There shouldn’t be too much to say about black rats – after all, doesn’t the name suggest that their colour is rather unambiguous? But on such an exacting background, there are a multitude of differences and faults that can appear on blacks.

While all self rats have silvering (white guard hairs) to some degree, many judges seem less able to overlook them on blacks as they’re just so easy to spot. The intensity of the black colour is probably the hardest to get right though – often black rats have a somewhat soft colour, lacking the density of pigment needed to get that deep black colour, especially in the undercoat. Carrying one or more recessive colour genes can contribute towards this. Blue is a notable exception – a black carrying British blue is more likely to be a dense black colour, but whether that’s because of something the blue gene is doing, or because blue lines are particularly bred for deep colour and the blacks are just benefitting from that, isn’t clear cut.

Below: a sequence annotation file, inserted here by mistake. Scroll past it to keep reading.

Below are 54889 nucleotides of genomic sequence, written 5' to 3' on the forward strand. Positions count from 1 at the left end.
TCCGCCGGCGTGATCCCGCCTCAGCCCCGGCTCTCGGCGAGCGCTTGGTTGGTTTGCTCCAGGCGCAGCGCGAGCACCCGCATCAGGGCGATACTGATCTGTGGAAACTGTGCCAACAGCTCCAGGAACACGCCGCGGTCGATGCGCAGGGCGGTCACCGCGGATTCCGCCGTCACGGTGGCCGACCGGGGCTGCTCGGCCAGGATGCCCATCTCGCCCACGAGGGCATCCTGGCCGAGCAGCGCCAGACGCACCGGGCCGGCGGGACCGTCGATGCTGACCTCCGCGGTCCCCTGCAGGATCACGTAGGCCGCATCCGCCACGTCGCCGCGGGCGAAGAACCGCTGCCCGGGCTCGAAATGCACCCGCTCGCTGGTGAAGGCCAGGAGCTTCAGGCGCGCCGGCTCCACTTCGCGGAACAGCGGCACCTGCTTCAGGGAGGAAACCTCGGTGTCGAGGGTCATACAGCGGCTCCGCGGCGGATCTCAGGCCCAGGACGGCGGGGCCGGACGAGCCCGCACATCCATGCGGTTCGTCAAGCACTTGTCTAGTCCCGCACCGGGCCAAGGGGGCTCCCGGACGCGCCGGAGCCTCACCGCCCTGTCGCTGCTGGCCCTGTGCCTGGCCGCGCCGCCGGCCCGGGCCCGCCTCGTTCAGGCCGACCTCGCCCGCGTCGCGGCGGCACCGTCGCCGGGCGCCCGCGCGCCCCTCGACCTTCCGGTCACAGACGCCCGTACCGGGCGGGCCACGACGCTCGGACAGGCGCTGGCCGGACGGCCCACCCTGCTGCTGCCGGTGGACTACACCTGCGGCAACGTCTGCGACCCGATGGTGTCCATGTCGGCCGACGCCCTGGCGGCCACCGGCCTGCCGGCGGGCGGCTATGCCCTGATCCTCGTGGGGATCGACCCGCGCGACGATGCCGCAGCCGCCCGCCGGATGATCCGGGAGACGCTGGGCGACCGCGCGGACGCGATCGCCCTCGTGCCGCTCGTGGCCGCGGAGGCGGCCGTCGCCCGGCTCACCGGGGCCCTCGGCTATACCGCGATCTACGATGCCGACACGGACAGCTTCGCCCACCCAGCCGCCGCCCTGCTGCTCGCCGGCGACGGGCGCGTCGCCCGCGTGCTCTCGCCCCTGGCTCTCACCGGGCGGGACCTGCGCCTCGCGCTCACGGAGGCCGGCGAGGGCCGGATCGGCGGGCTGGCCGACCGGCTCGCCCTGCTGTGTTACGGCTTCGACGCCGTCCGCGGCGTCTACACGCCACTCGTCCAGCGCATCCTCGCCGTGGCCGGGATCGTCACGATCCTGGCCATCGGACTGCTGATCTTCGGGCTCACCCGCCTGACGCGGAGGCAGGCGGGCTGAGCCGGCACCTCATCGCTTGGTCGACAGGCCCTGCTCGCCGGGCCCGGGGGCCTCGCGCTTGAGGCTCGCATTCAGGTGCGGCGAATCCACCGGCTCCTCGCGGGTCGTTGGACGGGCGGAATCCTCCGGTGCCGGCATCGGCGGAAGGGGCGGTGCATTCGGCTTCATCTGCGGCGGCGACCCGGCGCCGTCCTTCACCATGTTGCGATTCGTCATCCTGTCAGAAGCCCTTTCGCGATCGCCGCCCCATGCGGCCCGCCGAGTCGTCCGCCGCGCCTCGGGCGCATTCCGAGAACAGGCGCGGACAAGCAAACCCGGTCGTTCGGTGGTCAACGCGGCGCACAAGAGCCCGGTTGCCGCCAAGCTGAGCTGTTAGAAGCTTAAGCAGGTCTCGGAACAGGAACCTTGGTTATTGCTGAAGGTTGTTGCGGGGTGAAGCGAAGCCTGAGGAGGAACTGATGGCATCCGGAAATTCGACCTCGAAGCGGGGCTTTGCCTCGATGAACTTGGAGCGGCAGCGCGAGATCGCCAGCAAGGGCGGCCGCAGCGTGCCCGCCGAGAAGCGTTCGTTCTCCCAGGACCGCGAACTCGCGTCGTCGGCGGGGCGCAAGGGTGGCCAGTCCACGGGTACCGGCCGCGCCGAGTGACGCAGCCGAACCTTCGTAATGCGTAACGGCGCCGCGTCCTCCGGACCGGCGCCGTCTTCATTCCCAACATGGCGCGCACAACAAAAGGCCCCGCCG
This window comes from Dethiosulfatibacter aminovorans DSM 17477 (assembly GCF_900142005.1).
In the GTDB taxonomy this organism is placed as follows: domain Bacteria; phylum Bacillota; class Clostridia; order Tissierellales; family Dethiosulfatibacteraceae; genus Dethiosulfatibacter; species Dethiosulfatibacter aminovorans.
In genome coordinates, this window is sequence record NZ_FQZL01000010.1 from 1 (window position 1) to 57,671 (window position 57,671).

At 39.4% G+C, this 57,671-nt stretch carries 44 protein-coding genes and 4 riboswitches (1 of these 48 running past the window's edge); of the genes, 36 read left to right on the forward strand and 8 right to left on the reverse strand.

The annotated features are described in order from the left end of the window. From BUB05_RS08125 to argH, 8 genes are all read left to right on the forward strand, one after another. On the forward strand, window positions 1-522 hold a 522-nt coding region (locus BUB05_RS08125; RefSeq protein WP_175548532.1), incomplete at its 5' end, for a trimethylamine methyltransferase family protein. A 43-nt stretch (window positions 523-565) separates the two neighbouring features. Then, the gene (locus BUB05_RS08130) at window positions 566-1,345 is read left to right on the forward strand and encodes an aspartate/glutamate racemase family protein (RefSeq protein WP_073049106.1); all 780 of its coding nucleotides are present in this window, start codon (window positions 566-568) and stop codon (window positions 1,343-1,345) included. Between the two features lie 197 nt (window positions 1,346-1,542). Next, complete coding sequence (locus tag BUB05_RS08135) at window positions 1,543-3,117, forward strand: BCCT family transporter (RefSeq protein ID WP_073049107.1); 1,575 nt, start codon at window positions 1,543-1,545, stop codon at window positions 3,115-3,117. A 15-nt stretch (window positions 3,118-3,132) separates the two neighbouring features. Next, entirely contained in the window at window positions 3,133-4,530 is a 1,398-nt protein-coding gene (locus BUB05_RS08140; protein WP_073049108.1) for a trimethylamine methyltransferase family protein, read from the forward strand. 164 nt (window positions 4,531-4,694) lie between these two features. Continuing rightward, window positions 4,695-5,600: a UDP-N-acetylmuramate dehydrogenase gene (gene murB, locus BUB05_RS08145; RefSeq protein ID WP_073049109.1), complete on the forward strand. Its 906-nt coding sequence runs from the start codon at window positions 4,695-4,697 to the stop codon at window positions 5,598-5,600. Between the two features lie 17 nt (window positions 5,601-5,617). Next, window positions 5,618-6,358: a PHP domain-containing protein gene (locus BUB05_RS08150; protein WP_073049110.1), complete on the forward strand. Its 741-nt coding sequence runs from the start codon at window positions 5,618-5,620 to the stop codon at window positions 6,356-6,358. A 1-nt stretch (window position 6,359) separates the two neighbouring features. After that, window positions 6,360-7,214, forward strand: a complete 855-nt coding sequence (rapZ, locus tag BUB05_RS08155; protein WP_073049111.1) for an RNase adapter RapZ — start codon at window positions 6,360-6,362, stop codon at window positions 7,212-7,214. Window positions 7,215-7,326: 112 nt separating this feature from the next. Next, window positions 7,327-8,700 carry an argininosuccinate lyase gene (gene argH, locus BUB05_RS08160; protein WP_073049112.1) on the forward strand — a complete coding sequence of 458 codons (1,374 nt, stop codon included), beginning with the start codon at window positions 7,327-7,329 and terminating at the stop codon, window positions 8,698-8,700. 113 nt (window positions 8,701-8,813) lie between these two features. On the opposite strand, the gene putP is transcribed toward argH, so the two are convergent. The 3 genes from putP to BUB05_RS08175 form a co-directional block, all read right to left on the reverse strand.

Genetics: Non-agouti (aa).

NFRS Standard: To be a deep solid black, devoid of dinginess and white hairs or patches. Base fur to be black. Foot colour to match top. Eyes black.